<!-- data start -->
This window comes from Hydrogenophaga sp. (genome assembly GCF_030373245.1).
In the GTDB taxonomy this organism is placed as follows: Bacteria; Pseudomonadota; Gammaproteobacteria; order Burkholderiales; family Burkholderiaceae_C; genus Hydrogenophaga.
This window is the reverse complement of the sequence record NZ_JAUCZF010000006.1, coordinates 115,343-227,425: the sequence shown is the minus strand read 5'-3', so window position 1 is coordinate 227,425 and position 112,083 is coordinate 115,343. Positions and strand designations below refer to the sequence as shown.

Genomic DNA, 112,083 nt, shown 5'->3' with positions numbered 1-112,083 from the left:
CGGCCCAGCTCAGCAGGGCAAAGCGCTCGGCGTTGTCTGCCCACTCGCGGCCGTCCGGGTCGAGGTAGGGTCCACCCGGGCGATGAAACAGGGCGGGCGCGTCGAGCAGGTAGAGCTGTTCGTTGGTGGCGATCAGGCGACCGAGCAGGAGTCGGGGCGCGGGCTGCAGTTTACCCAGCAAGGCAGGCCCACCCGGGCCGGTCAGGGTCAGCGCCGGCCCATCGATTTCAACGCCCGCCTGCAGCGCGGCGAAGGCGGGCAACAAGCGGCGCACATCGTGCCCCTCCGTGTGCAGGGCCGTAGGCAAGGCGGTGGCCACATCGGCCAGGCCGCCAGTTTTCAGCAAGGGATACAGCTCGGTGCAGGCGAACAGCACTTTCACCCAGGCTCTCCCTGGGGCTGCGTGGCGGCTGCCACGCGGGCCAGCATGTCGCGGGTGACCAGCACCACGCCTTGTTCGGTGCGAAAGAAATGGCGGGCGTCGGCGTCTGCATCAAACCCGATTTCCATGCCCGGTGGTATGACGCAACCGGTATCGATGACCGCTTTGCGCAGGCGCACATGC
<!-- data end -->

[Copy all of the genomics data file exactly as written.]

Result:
This window comes from Hydrogenophaga sp. (genome assembly GCF_030373245.1).
In the GTDB taxonomy this organism is placed as follows: Bacteria; Pseudomonadota; Gammaproteobacteria; order Burkholderiales; family Burkholderiaceae_C; genus Hydrogenophaga.
This window is the reverse complement of the sequence record NZ_JAUCZF010000006.1, coordinates 115,343-227,425: the sequence shown is the minus strand read 5'-3', so window position 1 is coordinate 227,425 and position 112,083 is coordinate 115,343. Positions and strand designations below refer to the sequence as shown.

Genomic DNA, 112,083 nt, shown 5'->3' with positions numbered 1-112,083 from the left:
CGGCCCAGCTCAGCAGGGCAAAGCGCTCGGCGTTGTCTGCCCACTCGCGGCCGTCCGGGTCGAGGTAGGGTCCACCCGGGCGATGAAACAGGGCGGGCGCGTCGAGCAGGTAGAGCTGTTCGTTGGTGGCGATCAGGCGACCGAGCAGGAGTCGGGGCGCGGGCTGCAGTTTACCCAGCAAGGCAGGCCCACCCGGGCCGGTCAGGGTCAGCGCCGGCCCATCGATTTCAACGCCCGCCTGCAGCGCGGCGAAGGCGGGCAACAAGCGGCGCACATCGTGCCCCTCCGTGTGCAGGGCCGTAGGCAAGGCGGTGGCCACATCGGCCAGGCCGCCAGTTTTCAGCAAGGGATACAGCTCGGTGCAGGCGAACAGCACTTTCACCCAGGCTCTCCCTGGGGCTGCGTGGCGGCTGCCACGCGGGCCAGCATGTCGCGGGTGACCAGCACCACGCCTTGTTCGGTGCGAAAGAAATGGCGGGCGTCGGCGTCTGCATCAAACCCGATTTCCATGCCCGGTGGTATGACGCAACCGGTATCGATGACCGCTTTGCGCAGGCGCACATGC